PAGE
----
For high school senior Madeleine McCluer, completing her senior project was more than just a graduation requirement at Hickory High School in Hickory, North Carolina—for her, it was personal.
In October 2016, Madeleine suffered a concussion and has been dealing with the symptoms from it ever since.
As part of her requirements for the International Baccalaureate (IB) diploma program, she had to complete a project that made a difference in the community in some way. She chose to raise funds for concussion and traumatic brain injury research, specifically at the Matthew Gfeller Sport-Related Traumatic Brain Injury Research Center at UNC.
“I chose to do a fundraiser that would benefit many people all over the world,” she said. “And the Gfeller Center does such amazing work.”
For her senior project, Madeleine raised money by coordinating a booth at one of her school’s home football games. Prior to the fundraiser, she made posters and decorated donation buckets to use as attention-grabbers at the game. During the game, she had volunteers provide entertainment, collect money, and talk to people about concussions and traumatic brain injuries to raise awareness.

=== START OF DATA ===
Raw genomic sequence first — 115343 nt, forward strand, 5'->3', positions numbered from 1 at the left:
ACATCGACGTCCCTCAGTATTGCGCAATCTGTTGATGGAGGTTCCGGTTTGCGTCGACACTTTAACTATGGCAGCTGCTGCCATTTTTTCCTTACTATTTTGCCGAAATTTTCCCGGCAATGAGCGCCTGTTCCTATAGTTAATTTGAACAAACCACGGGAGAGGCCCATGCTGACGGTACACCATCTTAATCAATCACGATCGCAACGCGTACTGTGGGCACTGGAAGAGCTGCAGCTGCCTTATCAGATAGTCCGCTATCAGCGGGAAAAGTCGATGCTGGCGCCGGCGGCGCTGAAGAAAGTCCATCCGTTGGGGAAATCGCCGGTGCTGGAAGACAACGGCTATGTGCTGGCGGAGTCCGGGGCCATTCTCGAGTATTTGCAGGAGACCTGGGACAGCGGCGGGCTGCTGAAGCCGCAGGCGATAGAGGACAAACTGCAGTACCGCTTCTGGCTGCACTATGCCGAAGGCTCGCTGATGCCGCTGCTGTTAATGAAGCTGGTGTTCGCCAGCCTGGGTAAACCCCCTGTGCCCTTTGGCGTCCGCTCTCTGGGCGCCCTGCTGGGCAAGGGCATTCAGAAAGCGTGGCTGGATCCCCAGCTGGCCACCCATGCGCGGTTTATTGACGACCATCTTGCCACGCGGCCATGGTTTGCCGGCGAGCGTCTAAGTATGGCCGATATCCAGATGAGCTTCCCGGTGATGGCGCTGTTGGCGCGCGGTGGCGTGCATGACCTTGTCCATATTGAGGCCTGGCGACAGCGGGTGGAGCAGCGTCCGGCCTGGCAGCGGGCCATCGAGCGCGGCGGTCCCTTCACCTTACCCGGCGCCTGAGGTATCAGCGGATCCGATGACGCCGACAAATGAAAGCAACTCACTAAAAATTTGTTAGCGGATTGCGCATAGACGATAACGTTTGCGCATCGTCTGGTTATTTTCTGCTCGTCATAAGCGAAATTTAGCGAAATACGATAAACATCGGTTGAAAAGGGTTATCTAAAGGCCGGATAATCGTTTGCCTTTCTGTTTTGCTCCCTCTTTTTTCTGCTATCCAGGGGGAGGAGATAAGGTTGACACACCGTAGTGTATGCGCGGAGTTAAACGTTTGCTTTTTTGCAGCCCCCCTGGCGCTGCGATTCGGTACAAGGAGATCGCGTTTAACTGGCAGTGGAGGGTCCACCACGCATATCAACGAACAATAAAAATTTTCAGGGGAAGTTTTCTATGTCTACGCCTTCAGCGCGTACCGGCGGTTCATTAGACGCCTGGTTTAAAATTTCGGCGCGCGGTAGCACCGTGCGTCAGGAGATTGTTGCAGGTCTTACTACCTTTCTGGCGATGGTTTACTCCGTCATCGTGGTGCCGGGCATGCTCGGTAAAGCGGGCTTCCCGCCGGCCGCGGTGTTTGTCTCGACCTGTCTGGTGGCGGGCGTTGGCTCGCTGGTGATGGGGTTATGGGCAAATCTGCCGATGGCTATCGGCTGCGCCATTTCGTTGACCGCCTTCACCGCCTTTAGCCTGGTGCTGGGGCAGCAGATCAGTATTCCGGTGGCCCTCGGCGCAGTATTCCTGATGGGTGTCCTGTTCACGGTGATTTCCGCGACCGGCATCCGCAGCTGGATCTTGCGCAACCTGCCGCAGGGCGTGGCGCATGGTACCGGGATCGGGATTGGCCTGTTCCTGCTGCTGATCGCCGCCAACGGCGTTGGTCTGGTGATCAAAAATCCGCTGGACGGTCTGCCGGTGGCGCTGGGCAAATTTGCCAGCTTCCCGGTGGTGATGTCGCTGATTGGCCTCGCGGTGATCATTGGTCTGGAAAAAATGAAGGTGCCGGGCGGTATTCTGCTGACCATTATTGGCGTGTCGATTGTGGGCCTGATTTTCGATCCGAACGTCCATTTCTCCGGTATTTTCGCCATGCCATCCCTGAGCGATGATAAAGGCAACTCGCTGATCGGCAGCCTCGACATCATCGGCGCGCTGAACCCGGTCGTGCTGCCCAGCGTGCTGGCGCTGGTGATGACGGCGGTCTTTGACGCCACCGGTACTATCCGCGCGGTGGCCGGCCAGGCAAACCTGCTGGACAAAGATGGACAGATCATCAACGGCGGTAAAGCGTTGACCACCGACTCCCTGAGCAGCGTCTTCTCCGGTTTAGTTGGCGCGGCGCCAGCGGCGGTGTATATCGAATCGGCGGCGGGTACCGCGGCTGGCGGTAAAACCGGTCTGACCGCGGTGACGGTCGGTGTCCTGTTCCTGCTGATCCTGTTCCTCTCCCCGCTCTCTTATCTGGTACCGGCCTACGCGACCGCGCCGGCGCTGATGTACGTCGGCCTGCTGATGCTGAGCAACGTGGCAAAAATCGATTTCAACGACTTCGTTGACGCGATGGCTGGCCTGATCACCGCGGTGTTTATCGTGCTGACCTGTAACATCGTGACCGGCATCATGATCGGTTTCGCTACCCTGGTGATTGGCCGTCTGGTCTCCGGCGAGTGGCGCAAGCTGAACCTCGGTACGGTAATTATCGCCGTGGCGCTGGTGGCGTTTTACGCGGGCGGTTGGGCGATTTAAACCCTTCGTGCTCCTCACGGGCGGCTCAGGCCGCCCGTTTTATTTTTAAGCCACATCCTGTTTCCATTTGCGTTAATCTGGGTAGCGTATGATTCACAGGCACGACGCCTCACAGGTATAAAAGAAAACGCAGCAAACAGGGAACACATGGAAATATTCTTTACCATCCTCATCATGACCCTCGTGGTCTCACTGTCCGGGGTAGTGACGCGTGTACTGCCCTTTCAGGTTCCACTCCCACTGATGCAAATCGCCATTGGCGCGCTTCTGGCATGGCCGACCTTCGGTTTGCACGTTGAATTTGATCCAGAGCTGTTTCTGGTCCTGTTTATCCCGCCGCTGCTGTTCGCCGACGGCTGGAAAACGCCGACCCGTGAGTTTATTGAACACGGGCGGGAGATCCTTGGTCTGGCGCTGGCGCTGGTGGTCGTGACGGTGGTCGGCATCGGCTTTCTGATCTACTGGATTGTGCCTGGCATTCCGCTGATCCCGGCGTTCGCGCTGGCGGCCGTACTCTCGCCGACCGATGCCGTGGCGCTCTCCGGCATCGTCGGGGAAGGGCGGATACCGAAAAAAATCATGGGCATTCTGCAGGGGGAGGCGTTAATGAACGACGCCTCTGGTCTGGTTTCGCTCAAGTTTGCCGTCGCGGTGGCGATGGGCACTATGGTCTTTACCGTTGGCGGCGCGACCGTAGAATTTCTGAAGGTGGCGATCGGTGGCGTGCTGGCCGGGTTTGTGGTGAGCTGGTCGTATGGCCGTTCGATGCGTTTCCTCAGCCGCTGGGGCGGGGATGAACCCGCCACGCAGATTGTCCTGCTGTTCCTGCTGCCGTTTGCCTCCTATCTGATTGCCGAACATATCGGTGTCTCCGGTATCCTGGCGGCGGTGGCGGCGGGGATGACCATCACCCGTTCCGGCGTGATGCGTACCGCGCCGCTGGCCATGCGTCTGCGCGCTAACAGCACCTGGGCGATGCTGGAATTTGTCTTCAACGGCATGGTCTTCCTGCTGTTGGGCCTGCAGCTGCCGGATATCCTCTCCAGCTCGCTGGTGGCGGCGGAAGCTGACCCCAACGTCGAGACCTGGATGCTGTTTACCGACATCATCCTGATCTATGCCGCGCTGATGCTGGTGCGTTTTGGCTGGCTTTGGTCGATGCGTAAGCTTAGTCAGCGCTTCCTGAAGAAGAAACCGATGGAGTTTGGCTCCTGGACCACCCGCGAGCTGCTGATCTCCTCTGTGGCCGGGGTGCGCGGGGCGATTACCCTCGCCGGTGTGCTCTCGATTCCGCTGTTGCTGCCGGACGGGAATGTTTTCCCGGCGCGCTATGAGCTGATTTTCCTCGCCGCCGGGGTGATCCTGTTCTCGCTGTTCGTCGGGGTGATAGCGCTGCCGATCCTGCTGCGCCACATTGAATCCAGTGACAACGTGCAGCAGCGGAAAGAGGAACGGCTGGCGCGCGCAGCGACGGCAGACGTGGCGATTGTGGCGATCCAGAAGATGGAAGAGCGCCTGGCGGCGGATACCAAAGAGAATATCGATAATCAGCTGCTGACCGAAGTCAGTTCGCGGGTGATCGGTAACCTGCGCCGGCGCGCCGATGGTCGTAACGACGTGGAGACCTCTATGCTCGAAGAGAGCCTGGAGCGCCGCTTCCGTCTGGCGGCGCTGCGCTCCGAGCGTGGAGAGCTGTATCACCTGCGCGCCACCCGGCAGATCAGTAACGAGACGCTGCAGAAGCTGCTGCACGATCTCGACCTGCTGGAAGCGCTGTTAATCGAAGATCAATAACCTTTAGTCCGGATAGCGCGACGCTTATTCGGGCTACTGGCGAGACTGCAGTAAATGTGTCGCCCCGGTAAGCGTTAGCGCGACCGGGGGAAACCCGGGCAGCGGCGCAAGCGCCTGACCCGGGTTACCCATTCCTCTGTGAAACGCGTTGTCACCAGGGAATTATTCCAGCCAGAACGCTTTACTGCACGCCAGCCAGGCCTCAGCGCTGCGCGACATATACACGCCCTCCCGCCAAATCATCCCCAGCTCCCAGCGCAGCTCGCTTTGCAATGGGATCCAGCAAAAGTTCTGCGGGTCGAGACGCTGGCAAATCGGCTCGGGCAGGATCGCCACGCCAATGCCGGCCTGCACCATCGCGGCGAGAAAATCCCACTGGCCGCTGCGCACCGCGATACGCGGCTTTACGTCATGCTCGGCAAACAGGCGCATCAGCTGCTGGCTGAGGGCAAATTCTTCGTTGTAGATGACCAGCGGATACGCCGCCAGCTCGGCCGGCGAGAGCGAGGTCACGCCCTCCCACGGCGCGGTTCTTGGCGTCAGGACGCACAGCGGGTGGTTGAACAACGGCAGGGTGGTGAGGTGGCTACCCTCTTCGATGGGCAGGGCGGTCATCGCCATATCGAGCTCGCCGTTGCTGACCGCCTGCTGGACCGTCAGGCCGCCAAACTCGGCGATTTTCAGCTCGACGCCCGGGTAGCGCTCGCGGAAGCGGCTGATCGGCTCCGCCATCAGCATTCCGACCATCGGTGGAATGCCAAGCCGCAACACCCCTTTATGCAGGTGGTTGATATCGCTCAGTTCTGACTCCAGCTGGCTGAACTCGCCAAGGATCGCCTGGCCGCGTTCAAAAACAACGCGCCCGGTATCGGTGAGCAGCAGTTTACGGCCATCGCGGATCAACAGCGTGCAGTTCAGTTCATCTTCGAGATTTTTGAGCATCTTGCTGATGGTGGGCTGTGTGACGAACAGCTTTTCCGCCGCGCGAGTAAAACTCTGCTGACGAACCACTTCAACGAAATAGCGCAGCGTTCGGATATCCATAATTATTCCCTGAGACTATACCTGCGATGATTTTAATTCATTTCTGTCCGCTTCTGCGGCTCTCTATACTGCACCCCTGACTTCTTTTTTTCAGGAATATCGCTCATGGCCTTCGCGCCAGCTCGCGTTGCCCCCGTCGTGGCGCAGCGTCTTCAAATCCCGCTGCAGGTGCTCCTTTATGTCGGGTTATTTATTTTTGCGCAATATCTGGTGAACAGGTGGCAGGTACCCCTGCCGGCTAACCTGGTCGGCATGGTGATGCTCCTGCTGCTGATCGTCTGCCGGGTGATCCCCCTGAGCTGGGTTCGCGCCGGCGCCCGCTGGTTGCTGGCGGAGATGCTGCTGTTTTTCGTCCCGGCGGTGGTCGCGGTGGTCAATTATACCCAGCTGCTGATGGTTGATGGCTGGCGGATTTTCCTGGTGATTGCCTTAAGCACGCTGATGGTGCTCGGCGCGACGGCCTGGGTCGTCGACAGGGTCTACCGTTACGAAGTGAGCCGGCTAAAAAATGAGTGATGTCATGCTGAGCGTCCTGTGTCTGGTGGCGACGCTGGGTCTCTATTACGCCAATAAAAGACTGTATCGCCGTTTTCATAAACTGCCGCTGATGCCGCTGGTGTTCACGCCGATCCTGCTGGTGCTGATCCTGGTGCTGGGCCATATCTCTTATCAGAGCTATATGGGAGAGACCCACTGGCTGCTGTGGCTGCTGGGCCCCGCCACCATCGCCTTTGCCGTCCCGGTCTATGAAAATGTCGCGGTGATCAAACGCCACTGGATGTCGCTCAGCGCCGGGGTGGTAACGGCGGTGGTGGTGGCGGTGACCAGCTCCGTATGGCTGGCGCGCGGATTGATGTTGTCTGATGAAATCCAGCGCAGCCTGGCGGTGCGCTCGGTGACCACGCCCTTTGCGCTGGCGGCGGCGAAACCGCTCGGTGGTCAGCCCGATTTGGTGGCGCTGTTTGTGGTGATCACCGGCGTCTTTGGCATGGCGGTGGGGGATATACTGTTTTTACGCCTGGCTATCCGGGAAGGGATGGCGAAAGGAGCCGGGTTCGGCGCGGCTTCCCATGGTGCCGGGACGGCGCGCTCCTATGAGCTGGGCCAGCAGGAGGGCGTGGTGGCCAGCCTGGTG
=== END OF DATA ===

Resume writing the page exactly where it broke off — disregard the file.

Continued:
“Through this experience, I was able to learn new information about the effects of traumatic brain injuries and how common they are,” she said. “Knowing how many people benefit from what the Gfeller Center does—and knowing that I would have a part in helping them—is the most rewarding part of this project.”
Madeleine raised $900 at the fundraiser—all of which she donated to the Gfeller Center.
“I greatly admire the work that is done at Carolina to benefit and help others, and I appreciate the opportunity to help their efforts,” she said.
At Hickory High School, Madeleine is a member of Beta Club, Mu Alpha Theta mathematics honor society, National Honors Society and vice president of Juniorettes, a service organization. She has also been a member of the cheerleading squad all four years.
Madeleine will join UNC’s class of 2022 this fall. She plans to pursue a degree in biology and one day go into the medical field.
By Kayla A. Blevins ’16